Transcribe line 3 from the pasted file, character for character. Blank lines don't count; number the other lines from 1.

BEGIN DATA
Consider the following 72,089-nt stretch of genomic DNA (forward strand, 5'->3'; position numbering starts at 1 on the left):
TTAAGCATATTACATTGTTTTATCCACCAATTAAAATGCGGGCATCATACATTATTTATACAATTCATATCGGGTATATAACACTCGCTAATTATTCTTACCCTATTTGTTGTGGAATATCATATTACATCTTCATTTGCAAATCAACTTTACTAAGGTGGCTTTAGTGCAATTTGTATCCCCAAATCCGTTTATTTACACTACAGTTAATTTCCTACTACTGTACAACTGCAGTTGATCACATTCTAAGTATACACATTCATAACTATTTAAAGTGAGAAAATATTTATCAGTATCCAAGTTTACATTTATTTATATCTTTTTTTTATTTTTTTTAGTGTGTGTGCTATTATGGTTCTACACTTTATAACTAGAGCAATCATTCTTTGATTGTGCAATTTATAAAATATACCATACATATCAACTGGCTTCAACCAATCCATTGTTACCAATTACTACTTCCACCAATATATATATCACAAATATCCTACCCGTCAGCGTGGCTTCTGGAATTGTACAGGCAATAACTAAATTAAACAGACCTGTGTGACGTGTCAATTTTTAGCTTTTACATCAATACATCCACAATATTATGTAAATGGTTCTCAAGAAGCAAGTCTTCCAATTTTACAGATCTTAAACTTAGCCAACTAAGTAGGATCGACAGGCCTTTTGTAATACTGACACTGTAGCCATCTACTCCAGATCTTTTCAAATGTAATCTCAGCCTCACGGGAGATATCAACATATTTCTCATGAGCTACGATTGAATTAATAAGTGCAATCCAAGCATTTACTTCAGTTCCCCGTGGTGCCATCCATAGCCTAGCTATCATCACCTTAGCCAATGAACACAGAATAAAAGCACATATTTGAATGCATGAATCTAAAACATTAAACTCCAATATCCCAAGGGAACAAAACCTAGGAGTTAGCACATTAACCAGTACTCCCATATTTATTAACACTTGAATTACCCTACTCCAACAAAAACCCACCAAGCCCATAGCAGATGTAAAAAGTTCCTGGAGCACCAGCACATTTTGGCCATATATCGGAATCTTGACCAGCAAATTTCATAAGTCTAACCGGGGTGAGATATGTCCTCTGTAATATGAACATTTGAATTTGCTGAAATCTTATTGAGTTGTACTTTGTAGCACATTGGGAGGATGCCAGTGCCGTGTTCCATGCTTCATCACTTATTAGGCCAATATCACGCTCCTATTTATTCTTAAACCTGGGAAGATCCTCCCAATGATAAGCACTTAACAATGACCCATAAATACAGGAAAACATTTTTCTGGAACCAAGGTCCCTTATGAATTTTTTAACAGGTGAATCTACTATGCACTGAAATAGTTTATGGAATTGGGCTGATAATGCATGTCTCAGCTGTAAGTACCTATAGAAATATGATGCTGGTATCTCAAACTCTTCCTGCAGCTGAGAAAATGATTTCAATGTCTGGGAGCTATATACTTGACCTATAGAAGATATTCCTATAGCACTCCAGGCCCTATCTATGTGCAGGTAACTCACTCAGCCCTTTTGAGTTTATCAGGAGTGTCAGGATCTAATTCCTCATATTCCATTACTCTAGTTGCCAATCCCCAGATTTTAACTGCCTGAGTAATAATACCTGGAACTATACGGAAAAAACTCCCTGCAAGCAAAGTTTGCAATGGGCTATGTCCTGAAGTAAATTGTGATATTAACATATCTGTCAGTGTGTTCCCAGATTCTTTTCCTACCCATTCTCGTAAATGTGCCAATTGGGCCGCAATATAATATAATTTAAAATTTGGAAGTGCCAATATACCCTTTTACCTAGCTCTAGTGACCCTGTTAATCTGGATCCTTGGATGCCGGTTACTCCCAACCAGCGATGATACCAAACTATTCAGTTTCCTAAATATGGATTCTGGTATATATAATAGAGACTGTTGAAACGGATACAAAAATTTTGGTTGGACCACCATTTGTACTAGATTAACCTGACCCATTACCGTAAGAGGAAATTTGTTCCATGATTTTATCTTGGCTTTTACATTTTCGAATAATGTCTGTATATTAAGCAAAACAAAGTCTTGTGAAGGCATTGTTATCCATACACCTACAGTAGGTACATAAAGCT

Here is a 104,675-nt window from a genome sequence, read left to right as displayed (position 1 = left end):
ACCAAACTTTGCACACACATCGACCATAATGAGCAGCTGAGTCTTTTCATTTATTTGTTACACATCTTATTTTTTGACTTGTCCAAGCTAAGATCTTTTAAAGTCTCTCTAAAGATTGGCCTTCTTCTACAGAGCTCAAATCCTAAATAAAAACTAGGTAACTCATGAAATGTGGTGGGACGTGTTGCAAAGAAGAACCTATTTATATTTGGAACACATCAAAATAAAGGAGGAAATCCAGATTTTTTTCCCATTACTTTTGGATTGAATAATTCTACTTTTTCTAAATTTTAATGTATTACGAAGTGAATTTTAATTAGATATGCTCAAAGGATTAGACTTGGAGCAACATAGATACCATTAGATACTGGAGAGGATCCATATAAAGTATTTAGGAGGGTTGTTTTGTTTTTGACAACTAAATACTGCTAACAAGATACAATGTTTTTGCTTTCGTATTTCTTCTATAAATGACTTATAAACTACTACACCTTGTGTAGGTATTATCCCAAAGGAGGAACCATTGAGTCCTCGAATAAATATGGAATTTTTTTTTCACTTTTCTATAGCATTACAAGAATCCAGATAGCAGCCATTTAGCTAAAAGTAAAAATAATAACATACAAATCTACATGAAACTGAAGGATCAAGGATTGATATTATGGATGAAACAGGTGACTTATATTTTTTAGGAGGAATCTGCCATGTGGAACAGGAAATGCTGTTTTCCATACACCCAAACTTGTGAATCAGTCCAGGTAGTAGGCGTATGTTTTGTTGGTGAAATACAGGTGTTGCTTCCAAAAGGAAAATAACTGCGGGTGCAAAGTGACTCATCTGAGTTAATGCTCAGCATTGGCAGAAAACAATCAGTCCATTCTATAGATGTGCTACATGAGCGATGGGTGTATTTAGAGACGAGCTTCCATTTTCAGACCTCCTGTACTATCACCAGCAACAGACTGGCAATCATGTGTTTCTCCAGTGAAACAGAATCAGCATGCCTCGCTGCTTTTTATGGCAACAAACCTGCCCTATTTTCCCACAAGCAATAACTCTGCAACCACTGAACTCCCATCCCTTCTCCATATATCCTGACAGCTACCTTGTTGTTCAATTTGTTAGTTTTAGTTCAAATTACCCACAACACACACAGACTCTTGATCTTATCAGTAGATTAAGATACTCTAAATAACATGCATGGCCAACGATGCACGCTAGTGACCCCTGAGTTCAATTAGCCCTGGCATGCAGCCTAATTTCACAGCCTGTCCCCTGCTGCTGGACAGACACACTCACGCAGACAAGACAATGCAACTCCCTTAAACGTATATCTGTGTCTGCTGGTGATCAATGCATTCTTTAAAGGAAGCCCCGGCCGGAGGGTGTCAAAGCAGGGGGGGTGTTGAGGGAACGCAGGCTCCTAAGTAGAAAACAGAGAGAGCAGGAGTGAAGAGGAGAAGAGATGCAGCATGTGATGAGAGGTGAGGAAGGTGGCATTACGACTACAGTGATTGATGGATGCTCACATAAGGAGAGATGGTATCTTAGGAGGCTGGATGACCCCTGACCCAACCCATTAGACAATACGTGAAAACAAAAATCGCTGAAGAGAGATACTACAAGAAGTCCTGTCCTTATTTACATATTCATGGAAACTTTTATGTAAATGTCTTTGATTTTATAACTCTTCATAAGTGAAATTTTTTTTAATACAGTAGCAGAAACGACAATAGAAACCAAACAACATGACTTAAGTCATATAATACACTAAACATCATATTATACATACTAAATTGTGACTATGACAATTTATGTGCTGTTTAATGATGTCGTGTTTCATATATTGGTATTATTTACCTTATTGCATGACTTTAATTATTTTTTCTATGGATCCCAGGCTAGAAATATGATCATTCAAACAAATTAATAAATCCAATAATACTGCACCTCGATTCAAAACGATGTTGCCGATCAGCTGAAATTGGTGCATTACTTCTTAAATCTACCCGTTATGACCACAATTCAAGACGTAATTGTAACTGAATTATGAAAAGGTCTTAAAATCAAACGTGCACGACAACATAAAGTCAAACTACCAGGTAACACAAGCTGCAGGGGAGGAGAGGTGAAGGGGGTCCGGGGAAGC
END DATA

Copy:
Here is a 104,675-nt window from a genome sequence, read left to right as displayed (position 1 = left end):